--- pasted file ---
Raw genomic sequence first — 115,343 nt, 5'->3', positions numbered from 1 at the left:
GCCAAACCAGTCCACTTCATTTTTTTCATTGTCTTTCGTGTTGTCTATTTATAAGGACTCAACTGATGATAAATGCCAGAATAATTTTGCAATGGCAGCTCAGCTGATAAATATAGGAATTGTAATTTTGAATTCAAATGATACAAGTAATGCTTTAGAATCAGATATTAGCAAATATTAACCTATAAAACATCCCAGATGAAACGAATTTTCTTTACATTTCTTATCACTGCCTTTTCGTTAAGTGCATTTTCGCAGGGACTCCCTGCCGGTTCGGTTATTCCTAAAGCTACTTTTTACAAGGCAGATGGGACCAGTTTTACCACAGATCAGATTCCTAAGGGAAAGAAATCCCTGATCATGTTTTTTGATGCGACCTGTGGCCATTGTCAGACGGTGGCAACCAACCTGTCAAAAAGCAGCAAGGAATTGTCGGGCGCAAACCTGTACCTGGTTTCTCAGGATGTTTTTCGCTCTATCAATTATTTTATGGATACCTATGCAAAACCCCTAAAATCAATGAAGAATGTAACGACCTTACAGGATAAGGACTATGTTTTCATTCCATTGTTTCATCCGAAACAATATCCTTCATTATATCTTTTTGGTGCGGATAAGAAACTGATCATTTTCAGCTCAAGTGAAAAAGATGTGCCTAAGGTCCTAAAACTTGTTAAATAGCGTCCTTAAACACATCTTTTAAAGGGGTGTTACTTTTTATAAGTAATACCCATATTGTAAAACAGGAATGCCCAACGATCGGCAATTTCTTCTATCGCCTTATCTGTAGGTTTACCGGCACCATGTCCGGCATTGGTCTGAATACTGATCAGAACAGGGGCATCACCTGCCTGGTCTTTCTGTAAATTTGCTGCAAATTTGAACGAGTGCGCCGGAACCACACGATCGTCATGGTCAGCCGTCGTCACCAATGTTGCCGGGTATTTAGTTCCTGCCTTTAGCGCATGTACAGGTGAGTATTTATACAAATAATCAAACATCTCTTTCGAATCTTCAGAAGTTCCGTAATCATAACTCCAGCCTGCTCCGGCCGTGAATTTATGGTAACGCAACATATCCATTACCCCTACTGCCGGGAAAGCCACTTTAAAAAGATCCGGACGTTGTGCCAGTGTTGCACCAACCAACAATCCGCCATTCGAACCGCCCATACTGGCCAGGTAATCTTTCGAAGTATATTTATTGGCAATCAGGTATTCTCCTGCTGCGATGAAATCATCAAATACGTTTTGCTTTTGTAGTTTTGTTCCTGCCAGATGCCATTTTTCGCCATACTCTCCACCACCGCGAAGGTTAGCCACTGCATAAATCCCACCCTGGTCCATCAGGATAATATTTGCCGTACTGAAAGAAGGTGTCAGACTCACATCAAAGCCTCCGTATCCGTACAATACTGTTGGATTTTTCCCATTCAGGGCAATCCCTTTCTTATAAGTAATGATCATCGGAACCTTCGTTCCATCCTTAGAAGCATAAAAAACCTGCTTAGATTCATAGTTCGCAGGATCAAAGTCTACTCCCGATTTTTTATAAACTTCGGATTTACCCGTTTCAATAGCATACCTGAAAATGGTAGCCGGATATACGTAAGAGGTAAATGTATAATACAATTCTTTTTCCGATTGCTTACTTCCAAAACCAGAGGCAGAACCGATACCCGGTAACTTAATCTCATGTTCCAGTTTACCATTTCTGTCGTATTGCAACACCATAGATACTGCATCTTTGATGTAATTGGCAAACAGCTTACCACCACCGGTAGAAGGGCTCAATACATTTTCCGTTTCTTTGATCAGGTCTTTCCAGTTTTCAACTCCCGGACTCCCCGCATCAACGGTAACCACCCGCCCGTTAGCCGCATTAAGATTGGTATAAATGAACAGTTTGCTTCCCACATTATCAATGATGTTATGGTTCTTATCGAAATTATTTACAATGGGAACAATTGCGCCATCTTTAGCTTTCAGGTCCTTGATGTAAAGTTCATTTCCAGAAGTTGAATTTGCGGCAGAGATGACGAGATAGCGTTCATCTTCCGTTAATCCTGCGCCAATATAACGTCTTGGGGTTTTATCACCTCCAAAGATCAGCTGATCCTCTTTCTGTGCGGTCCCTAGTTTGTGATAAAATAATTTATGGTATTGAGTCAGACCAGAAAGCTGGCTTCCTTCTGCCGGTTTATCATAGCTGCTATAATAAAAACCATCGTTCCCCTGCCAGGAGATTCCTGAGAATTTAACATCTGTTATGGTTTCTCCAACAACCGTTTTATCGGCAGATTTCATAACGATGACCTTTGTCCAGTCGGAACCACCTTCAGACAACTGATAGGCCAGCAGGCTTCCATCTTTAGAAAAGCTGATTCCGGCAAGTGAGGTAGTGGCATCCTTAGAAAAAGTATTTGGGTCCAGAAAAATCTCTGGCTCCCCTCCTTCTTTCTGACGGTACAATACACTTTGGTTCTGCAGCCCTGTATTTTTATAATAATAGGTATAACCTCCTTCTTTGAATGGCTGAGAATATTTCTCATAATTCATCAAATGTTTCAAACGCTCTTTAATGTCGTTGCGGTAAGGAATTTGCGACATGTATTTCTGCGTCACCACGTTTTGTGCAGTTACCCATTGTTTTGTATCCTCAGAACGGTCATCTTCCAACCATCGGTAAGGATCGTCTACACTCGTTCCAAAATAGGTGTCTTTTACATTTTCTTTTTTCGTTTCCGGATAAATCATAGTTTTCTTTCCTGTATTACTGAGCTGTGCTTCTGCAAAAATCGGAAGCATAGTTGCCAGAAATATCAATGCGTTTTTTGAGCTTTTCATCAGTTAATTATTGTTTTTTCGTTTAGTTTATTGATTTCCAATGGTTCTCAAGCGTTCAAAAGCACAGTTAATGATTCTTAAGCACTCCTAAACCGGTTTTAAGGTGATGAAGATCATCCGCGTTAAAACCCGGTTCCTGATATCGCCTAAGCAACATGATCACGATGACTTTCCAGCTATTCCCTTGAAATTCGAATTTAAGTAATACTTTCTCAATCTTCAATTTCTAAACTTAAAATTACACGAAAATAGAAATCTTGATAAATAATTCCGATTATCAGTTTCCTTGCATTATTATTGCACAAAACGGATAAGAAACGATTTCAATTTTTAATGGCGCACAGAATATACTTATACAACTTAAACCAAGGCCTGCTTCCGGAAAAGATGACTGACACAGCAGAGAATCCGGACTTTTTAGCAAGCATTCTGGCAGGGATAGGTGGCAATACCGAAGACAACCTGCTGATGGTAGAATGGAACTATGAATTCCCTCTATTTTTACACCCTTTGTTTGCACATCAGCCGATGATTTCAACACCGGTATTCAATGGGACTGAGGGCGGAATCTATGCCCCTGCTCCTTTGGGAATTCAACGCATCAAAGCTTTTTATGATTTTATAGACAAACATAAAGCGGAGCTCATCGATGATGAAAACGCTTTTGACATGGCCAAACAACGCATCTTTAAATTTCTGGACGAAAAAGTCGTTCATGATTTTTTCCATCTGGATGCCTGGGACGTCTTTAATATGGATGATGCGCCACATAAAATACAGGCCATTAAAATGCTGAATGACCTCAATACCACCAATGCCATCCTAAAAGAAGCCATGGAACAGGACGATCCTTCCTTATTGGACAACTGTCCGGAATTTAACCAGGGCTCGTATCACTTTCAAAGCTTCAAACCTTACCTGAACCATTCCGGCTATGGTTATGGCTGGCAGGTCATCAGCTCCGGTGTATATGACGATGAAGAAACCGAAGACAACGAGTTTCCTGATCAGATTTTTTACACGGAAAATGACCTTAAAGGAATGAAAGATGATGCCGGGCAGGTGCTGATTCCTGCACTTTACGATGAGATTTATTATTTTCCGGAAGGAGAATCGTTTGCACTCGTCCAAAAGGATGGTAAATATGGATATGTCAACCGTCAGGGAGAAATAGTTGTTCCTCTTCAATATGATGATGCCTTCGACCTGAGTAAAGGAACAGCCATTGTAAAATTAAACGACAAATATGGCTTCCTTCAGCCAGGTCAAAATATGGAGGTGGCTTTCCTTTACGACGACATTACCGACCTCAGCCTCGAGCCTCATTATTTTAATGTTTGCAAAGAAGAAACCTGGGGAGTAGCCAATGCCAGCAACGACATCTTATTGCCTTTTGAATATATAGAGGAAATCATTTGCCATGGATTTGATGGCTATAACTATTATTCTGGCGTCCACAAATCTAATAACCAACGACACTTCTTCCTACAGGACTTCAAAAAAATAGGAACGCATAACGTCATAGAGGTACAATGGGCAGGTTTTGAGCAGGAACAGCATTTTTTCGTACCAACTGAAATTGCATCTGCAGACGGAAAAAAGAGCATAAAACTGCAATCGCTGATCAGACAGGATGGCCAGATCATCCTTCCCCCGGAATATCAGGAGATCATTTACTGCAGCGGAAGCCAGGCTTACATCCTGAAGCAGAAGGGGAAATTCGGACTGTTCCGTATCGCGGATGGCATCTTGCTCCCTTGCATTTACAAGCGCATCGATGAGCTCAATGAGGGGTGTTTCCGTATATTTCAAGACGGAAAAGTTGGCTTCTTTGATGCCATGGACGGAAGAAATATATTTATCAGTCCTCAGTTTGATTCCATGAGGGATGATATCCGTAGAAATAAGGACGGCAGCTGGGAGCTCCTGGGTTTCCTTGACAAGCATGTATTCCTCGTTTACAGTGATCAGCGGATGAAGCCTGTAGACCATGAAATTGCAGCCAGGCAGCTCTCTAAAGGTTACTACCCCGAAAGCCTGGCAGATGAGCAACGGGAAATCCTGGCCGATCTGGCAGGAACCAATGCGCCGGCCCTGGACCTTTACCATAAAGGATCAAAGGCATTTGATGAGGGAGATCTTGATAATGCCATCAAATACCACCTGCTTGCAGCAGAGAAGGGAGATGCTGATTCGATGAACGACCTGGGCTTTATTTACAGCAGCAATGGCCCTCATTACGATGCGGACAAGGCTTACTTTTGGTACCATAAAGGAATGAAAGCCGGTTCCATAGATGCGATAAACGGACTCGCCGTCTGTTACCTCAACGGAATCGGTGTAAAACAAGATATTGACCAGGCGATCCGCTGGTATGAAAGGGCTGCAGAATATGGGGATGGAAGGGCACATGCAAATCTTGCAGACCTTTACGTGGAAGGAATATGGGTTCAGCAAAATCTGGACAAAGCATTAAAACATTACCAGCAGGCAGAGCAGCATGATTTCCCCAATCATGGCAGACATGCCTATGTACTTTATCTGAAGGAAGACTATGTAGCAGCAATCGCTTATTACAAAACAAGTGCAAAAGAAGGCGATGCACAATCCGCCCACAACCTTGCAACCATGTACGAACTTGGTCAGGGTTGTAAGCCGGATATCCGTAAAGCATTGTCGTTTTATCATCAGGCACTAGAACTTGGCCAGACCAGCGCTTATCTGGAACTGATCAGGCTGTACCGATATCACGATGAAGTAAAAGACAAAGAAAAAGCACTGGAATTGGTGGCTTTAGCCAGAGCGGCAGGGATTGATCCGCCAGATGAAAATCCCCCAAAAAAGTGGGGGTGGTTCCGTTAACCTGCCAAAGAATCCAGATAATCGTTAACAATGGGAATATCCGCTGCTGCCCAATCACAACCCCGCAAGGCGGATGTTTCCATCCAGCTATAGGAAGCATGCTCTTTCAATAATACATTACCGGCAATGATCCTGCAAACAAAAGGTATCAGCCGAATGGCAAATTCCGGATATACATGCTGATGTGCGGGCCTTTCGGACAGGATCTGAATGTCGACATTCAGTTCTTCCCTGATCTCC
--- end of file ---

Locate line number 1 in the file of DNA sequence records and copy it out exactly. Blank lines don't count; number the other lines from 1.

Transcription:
Raw genomic sequence first — 115,343 nt, 5'->3', positions numbered from 1 at the left: